Tuesday, November 21, 2006

One on One with GK - part 2

You can read the first part of this interview here. Stay tuned for Bob tomorrow,

5. You’ve proposed a national learning strategy. As a former education minister are you at all concerned about the federal government going into provincial jurisdictions?

What I’m saying is that we need a national learning strategy. The federal government is in a position to do a lot of good working with the provinces. The provincial ministers know they need to step up and provide some form of national standards and co-operation to keep up with what’s happening internationally. What they will generally say is that they don’t have the resources. The federal government has to ensure that we don’t have any excuses for not keeping up.

The OECD study showed a 37% increase in enrolment in post-secondary education among the countries we compete with and in Canada it was 3%. We simply cannot advantage ourselves if we don’t find a way to have a consistent means of investing in education.

The jurisdictional part can be respected to a good degree. But like other challenges we have, we need a new way to collaborate with the provinces. What we need to ask is what power sharing arrangement will work best for the country? All of our efforts need to be focused on allowing us to compete with the global economy. I’m less interested in historical areas of jurisdiction but I am respectful of them. The provinces understand that they need to step up and set some national standards. The provinces need to step up and set those standards themselves but if that doesn’t happen, I’m determined to make it happen anyways.

We’re going to have a national daycare program and it’s going to be early learning. It will likely be even more focused than the effort we had before the last election. And we will have a catch-up in terms of research and development and post-secondary for funding, but those things need to come with an assurance of access and quality. There’s no other way we can get the Canadian public to see these investments are worthwhile. There’s no such thing as blank cheque federalism – federalism works both ways.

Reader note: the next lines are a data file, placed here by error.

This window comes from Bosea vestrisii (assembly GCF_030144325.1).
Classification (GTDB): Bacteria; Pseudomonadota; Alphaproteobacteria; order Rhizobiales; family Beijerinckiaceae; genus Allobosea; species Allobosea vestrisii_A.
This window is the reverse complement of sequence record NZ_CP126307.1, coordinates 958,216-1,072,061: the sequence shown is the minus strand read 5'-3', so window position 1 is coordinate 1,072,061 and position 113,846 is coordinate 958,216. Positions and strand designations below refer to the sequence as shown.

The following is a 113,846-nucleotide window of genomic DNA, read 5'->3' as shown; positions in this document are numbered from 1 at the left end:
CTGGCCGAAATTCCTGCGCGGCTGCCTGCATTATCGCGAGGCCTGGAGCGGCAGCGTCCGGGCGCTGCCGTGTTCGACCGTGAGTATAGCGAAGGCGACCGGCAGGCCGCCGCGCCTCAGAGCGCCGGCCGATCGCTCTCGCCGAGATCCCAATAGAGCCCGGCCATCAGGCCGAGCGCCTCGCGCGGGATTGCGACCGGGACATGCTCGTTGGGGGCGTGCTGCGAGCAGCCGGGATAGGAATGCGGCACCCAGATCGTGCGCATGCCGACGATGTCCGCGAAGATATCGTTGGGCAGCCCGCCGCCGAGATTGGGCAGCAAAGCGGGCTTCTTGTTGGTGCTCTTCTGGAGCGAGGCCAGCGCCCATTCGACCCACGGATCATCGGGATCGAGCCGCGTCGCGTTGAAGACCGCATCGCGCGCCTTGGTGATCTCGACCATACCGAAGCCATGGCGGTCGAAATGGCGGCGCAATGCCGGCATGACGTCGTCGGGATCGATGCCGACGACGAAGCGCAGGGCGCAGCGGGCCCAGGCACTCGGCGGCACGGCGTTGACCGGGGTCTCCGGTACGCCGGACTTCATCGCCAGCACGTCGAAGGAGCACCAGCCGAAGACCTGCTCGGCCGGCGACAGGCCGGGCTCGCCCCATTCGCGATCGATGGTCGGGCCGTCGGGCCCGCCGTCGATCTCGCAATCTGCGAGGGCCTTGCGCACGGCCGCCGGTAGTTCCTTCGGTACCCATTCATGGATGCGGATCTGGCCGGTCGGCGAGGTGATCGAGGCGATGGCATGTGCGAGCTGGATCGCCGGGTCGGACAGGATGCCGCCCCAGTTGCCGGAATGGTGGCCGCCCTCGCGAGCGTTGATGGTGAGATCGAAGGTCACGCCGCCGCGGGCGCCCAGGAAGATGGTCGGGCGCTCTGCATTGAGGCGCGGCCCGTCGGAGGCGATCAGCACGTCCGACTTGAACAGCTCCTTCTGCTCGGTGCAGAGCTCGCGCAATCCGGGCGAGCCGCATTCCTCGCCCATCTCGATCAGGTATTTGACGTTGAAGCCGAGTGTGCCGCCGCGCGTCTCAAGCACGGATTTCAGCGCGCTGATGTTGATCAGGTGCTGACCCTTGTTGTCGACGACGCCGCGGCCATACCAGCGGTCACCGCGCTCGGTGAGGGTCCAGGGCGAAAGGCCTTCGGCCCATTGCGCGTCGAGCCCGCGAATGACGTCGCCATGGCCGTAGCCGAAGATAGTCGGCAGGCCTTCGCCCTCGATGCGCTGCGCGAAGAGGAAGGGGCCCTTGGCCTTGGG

6. Any final thoughts on the campaign as we approach the convention?

What I’m trying to get to people right now is making sure that they understand the real price of admission and the real way to get success. There’s no shortcut available to us. I’m recommending a lot of hard work for the Liberal Party and it’s members and what I think is that we have to accept that politics have changed – the question is will the Liberal Party change? That doesn’t just mean the internal reforms. They matter but there's more which needs to be done.

The global economy is changing us and we haven’t sufficiently taken charge of that change. We also have an international community which needs leadership to come from Canada. It’s an ambition that I think Liberals need to contend with now. We can’t simply think about getting back without first thinking about why. Why does this country need Liberals? My counsel is that for those who think it’s simply going to be a reaction to Stephen Harper and we’re better than the other guys, is that those days are gone. There was a poll yesterday that said 62% of Canadians say we’re not ready to govern yet. It’s an earned priviledge. I’m hoping to make that a visceral issue. It’s about good jobs in some parts of the country. It’s about sustained growth, not just boom and bust cycles. It’s about a sense of purposes. I believe leadership isn’t just about spending money, it’s also about being prepared to lead the whole country, not just the federal departments. It’s about forging consensus with the municipal government, the provinces, the business sector, the world of labour, not for profits, and citizens at large. For me this is a condition we’ve fallen away from and we need to go after it.

I’m asking for a mandate to do two things. To make the Liberal Party one which will function again and will work in a much more effective way. The second thing is that I want to put forward a fairly ambitious view as to where we want to go long term. Tell Canadians that we want back in because we’re needed, not because we’re tired of these guys or that we think we’re entitled to it.

7. I’ve asked a lot of the other candidates this as well. For you, who would you have voted for on the Greatest Canadian show the CBC did a few years back?

Some people out there like Jean Vanier are pretty underrated in terms of what they did. He did a world based movement to respect people with disabilities and really committed himself thoroughly to changing the whole way people with mental disabilities are treated.

I still think doesn't get enough credit, not for inventing everything, but for what he got done. We have very little that’s essential to the country that wasn’t invented in the 60s and 70s and that’s more a comment on the rest of us.

I’d like to think of a good answer because I do believe we need to celebrate the people who set the mark and moved things along and Jean Vanier is often one who doesn’t get noticed.


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